We identified no fit between science policy, regional policy and industrial policy. I hope that future PAC work will examine in depth regional disparities and the huge amount of money inexpertly spent on urban regeneration.

This happy band of interrogators has recently unearthed so much that it is worth reflecting on several conclusions. Some universities clearly do not know why their students drop out. We overspend on roads as much, if not more, than on rail. The lottery, post-Olympics, is in a fix, and that will have an adverse effect on lottery funding in the regions.

We discovered, from an extraordinarily interesting and oddly positive report, that the costs to society of dementia can be allayed by the distribution of good practice and early diagnosis. I agree with hon. Members who have already spoken that that report was one of the most important and useful that we considered.

I want to conclude with two big ticket issues. As the hon. Member for Gainsborough said, the jury is out on the Government’s efficiency programme because all and sundry are unsure about the distinction between front-line and back-office staff. Everybody wants to get rid of the back-office staff; nobody wants to get rid of the front-line staff, but nobody knows the exact difference between them. There is also confusion about the difference between sustainable and unsustainable savings. There is some debate about what might constitute a sustainable saving. There is also uncertainty about the distinction between an efficiency and a service reduction. We must agree with the Treasury’s somewhat philosophical conclusion:

We also discovered that the Government’s preferred capital investment vehicle—the private finance initiative—is in as much trouble as ever. It is the second major subject on which we should dwell at least a little more. We found inadequate benchmarking, sloppy contracts and rising unit costs. To be fair, we found evidence of a learning curve, but little evidence for elevating the PFI above traditional models of procurement and capital finance. All that simply whets our appetite for future sessions.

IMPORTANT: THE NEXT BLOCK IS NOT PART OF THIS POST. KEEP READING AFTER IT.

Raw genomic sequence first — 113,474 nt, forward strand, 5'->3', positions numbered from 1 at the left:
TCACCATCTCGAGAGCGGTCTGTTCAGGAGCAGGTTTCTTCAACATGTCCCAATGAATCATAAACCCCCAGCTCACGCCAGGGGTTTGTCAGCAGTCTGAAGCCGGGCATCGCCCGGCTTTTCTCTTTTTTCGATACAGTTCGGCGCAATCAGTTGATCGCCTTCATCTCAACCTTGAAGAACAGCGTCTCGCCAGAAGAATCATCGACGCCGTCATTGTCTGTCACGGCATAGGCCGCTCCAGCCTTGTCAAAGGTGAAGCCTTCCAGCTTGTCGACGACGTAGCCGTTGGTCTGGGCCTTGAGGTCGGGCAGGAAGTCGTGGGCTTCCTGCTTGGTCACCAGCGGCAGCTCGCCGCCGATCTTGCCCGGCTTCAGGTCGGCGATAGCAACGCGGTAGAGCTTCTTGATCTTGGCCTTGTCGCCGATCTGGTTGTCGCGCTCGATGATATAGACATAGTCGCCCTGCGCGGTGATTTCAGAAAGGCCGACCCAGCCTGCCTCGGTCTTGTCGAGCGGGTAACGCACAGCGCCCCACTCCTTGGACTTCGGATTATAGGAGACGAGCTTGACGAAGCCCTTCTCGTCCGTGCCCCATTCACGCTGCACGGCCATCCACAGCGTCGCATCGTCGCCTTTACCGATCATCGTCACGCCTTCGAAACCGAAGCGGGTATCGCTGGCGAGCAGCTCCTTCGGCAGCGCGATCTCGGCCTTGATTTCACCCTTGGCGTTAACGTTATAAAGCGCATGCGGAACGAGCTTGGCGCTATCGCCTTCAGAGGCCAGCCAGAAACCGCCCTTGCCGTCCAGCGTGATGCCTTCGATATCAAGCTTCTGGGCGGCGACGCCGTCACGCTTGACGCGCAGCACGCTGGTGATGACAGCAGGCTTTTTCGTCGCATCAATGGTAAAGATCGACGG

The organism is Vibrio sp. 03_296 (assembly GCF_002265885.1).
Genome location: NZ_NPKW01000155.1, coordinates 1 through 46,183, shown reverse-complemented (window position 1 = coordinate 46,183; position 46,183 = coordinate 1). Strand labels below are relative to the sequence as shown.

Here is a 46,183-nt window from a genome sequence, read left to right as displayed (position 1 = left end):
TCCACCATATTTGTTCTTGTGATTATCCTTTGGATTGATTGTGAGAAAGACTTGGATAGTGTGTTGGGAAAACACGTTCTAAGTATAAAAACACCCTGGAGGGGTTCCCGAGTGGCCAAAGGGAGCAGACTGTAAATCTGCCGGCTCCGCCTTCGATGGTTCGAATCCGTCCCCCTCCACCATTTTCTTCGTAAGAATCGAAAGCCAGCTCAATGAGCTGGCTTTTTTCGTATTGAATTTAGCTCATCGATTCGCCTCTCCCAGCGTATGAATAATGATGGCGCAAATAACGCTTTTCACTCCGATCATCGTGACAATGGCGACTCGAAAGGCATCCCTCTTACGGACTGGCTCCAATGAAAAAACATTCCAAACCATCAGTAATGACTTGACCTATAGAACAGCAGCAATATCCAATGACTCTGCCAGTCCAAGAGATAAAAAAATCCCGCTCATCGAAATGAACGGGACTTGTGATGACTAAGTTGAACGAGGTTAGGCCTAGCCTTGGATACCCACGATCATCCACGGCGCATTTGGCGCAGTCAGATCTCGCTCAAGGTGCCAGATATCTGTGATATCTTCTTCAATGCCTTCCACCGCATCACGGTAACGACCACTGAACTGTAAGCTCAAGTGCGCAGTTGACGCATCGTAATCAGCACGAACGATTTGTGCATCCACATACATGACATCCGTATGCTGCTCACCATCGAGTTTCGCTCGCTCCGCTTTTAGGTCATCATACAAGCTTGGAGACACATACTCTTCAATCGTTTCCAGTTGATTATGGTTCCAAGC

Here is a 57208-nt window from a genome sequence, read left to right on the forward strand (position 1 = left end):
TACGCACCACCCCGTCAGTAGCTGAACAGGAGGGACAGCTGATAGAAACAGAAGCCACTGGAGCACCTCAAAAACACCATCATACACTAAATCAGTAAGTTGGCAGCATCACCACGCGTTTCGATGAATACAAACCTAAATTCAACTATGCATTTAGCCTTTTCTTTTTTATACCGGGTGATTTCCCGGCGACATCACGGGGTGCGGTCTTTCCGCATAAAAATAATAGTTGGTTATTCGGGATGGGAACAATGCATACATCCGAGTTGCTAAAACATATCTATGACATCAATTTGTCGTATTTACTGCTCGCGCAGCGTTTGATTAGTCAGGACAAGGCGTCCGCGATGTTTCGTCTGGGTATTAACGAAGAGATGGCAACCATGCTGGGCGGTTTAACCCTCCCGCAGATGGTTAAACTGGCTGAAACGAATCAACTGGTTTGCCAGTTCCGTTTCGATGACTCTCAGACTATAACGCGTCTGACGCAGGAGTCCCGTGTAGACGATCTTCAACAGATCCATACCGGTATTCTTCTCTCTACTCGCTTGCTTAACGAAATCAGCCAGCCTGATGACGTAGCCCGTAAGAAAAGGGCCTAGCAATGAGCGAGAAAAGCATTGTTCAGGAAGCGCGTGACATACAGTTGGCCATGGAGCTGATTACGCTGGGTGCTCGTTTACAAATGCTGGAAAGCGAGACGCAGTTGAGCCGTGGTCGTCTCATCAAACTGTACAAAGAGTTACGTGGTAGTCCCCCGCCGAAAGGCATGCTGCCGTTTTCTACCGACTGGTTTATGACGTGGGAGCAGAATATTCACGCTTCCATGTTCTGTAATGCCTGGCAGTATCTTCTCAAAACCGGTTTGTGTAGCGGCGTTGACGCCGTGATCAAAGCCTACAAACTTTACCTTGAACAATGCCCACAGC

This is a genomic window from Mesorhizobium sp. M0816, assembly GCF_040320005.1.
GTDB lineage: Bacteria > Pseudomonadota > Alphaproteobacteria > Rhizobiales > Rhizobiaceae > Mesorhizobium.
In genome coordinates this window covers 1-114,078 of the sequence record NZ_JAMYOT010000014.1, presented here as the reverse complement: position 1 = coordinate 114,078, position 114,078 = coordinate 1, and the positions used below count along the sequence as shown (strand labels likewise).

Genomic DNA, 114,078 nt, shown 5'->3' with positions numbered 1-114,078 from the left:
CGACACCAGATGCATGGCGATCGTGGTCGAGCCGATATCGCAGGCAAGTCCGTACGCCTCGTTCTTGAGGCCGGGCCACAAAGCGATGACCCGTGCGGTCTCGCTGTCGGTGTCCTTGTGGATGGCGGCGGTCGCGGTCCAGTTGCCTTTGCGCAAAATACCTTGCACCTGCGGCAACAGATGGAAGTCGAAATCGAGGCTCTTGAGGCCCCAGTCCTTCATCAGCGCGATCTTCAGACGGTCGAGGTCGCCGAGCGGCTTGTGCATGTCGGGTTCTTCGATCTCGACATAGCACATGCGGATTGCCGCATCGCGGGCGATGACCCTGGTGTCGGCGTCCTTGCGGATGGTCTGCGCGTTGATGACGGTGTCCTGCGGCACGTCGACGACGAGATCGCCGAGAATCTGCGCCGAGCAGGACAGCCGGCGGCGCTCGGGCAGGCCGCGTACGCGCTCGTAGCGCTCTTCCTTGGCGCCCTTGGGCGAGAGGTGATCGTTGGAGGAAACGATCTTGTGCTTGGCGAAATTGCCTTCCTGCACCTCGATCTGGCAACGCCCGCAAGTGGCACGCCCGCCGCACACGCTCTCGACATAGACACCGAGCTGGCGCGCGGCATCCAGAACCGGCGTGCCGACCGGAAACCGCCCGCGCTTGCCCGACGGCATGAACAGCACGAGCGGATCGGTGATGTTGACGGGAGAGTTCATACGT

Although our relationship with witnesses can often appear adversarial—and, at times, confrontational, even bordering on the unnecessarily macho—our relationship with Government is not necessarily adversarial. No one in any party or position wants one pound of taxpayers’ money to be ill spent. I hope that our Committee has made a small contribution to that.

On a personal note, since becoming a Member of Parliament, I have found working on the Committee one of the most useful things that I do. I am proud to be a member of the band.

2.54 pm

Mr. Austin Mitchell (Great Grimsby) (Lab): I was very keen to participate in this debate, particularly as our friend the Chairman of the Committee, the hon. Member for Gainsborough (Mr. Leigh), was so heavy in persuading us to take part. The debate is a useful and
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interesting opportunity to get some sort of summation of the work we have done during the year. Reports come to us so quickly that it is often difficult to fit them into a framework or to keep pace with them. The schedule of reports up for debate today makes fascinating reading.

We have had a very successful year with some big subjects and some small, but all of them gave an insight into Government procedures that is not available to any other Committee. This has certainly been the most fascinating Select Committee that I have ever been on. If I may transfer my useful sycophancy from the leader of our party to the Chairman of the Committee, I must say that the Committee has been extremely well led. I very much admire the staccato series of bullets that he fires at officials, which gives us headings under which we do our own rifle work later in the debate. That gives an important lead to the Committee, and he has been an effective Chairman. He is effective in giving a lot of diverse characters—we are a high-powered Committee, and the Committee members here today, including former members, are particularly high powered—our heads and allowing us to do our own thing. I deprecate the kind of wry expression that he sometimes assumes as I launch into another insane attack on some institution—he should keep his feelings to himself—but he has the important skill of leadership.

The interesting thing about the Committee is that it is the one I have served on that is most relevant to the needs and interests of ordinary people. After all, it is their money that we are talking about. We produce reports on things that affect their lives, such as the cost of medicine, which hits home to many people, or the state of accommodation for servicemen, and who is responsible for the myriad failures in that area. As part of our inquiries, we have looked at whether people’s doctors provide a good service, and we have helped in that area. We have considered the cost and state of our roads as we examined the Highways Agency and the effectiveness of the vehicle licensing agency in Wales.